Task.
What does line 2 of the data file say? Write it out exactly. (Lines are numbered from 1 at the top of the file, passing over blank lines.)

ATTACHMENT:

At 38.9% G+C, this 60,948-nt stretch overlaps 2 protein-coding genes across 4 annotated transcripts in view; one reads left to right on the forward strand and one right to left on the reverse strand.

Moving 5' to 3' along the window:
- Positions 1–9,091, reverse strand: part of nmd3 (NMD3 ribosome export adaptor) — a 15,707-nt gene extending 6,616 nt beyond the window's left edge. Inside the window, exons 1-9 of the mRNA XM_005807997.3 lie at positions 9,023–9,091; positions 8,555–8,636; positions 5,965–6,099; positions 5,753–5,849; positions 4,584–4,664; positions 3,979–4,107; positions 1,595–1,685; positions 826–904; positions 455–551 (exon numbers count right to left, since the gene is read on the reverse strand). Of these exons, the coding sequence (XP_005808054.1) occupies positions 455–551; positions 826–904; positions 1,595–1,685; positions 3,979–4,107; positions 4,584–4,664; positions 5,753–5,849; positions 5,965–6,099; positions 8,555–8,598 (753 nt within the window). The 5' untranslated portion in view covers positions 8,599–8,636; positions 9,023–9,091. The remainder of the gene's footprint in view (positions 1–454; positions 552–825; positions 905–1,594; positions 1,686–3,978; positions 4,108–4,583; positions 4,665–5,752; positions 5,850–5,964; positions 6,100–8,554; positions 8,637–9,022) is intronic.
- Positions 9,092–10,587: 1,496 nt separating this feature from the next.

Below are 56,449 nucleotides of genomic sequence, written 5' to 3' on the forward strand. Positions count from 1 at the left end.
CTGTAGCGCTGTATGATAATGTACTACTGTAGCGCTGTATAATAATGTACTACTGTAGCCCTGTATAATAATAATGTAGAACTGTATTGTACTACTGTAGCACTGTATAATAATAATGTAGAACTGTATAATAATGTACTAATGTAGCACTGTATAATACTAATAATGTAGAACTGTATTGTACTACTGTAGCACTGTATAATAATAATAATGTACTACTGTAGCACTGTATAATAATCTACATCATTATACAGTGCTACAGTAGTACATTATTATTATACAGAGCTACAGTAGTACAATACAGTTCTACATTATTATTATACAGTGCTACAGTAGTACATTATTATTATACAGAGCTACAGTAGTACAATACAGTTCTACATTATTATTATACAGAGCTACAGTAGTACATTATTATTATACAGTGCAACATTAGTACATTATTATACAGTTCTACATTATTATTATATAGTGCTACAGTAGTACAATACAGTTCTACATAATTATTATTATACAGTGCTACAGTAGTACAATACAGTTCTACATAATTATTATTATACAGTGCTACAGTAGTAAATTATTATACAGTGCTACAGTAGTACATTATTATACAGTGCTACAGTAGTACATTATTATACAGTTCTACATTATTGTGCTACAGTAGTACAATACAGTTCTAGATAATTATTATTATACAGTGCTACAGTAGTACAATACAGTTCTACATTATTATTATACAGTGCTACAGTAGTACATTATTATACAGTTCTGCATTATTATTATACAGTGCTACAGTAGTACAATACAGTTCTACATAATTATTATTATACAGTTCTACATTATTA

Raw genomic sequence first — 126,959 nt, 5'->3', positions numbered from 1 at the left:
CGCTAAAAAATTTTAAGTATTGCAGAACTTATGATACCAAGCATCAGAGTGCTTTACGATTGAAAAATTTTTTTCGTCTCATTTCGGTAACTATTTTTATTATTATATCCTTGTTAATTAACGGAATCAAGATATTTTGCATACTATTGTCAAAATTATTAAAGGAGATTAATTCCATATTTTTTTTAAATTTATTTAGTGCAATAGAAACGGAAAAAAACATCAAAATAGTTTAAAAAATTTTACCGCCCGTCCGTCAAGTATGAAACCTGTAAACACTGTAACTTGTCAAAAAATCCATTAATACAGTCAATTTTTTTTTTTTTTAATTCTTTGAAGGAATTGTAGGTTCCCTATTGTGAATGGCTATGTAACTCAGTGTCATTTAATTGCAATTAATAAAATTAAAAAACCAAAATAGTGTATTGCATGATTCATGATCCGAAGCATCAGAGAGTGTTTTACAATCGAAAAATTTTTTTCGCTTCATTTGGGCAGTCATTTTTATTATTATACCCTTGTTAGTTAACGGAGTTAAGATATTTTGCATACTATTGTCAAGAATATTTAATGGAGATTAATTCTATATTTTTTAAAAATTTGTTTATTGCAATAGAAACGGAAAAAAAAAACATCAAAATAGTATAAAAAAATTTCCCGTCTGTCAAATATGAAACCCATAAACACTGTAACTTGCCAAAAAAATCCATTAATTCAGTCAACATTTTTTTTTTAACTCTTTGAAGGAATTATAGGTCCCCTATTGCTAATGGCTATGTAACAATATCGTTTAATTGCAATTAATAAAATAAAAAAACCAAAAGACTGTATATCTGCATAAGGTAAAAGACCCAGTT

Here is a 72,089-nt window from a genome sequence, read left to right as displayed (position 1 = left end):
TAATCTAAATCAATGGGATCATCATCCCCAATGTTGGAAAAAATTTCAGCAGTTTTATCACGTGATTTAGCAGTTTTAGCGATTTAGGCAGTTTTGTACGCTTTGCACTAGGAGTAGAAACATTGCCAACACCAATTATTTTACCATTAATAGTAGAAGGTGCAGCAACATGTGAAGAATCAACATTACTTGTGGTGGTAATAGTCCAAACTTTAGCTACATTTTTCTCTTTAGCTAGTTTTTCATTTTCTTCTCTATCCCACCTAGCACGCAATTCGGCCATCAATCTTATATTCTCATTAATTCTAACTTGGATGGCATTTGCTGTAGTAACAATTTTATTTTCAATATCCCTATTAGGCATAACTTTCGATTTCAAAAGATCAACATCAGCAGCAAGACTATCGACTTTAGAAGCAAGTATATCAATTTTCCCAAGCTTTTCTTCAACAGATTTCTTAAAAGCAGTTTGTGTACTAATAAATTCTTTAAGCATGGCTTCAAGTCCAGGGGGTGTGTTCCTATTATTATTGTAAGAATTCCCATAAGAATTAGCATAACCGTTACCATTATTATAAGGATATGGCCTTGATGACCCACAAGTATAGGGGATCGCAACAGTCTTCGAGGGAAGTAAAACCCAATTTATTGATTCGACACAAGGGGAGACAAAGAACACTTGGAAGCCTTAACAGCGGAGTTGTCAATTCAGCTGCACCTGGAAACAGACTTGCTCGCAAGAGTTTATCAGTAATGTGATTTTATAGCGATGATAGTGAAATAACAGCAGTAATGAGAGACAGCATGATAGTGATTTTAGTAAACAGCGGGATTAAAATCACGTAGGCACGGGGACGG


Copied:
Moving 5' to 3' along the window: